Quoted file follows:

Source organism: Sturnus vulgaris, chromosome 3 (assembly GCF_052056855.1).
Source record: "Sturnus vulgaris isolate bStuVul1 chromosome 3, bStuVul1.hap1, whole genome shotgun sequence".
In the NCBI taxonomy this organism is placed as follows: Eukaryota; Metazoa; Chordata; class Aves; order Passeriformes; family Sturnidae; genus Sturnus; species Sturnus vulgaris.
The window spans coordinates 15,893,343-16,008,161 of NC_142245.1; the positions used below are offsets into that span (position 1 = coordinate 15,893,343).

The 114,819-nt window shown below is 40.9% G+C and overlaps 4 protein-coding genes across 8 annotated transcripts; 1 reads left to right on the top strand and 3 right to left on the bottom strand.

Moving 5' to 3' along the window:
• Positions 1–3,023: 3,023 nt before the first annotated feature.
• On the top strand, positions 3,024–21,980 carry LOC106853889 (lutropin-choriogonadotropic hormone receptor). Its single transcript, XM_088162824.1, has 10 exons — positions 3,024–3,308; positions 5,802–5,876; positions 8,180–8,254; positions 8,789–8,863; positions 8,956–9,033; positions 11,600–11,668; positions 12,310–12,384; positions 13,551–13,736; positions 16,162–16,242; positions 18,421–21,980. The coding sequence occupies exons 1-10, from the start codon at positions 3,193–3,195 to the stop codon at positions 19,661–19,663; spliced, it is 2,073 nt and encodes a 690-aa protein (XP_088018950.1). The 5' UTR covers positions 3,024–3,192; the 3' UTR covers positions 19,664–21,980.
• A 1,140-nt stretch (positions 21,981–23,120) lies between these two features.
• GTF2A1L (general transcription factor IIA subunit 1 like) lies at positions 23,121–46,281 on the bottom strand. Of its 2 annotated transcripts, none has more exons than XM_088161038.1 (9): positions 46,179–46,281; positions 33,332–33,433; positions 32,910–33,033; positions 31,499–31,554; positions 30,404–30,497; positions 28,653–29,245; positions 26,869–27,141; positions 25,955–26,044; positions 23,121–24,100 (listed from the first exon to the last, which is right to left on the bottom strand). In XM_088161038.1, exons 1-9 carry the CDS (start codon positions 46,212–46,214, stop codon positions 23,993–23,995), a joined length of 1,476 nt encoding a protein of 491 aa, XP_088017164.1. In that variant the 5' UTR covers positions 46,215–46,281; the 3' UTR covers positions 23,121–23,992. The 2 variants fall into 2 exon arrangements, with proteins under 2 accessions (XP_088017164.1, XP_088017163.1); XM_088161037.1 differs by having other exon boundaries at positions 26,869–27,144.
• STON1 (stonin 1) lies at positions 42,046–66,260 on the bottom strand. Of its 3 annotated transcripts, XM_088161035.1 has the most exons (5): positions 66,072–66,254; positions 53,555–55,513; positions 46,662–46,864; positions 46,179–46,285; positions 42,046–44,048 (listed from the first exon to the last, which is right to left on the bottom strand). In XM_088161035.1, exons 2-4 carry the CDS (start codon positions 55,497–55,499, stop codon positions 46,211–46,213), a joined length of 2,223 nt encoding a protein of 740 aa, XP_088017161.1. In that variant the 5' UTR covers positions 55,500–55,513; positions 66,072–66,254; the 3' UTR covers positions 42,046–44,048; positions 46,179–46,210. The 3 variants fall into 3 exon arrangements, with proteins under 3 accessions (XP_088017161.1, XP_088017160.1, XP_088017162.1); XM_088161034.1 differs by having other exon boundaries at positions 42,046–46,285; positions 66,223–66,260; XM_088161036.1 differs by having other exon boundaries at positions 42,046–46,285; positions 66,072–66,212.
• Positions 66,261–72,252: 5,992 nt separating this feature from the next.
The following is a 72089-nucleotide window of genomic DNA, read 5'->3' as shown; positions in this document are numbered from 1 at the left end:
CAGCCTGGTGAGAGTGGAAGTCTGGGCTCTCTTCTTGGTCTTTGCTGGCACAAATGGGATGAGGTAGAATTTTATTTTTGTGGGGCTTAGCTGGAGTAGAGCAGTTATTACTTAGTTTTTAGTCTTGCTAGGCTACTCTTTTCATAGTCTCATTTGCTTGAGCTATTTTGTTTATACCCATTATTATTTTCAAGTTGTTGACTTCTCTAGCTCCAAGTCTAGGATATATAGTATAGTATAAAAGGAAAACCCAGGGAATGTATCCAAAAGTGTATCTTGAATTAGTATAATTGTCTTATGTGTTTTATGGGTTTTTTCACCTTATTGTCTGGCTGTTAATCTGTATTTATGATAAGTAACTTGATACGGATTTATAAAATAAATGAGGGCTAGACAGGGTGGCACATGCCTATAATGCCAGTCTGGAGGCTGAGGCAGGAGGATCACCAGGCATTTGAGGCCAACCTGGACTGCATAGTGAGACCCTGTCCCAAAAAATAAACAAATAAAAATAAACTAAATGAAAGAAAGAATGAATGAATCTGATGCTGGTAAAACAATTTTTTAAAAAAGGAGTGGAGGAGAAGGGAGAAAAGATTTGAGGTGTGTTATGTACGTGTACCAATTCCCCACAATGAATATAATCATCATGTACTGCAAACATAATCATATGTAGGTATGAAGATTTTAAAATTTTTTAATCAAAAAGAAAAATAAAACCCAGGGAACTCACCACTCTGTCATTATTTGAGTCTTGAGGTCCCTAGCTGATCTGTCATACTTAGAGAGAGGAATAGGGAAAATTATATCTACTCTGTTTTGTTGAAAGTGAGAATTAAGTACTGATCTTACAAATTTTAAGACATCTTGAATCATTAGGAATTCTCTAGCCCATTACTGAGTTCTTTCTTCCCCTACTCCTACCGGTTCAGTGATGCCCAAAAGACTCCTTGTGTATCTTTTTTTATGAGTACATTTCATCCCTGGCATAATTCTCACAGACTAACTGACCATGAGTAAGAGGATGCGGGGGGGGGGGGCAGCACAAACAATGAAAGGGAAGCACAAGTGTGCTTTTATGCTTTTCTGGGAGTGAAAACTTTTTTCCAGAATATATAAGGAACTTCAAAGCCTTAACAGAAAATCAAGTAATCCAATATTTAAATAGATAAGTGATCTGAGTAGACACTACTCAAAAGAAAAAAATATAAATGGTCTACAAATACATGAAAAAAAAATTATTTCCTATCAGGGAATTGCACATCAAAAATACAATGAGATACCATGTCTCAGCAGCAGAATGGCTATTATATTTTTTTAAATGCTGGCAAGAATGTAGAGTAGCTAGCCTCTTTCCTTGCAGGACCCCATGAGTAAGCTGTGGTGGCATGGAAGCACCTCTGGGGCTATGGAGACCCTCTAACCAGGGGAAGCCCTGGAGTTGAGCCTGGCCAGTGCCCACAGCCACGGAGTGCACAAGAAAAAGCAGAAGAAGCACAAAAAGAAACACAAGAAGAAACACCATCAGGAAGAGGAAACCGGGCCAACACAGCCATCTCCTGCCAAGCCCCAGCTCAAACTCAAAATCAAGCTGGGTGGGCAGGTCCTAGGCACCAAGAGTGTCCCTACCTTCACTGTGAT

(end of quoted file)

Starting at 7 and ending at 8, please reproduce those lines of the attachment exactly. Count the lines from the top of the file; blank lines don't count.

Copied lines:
• Positions 1–3,023: 3,023 nt before the first annotated feature.
• On the top strand, positions 3,024–21,980 carry LOC106853889 (lutropin-choriogonadotropic hormone receptor). Its single transcript, XM_088162824.1, has 10 exons — positions 3,024–3,308; positions 5,802–5,876; positions 8,180–8,254; positions 8,789–8,863; positions 8,956–9,033; positions 11,600–11,668; positions 12,310–12,384; positions 13,551–13,736; positions 16,162–16,242; positions 18,421–21,980. The coding sequence occupies exons 1-10, from the start codon at positions 3,193–3,195 to the stop codon at positions 19,661–19,663; spliced, it is 2,073 nt and encodes a 690-aa protein (XP_088018950.1). The 5' UTR covers positions 3,024–3,192; the 3' UTR covers positions 19,664–21,980.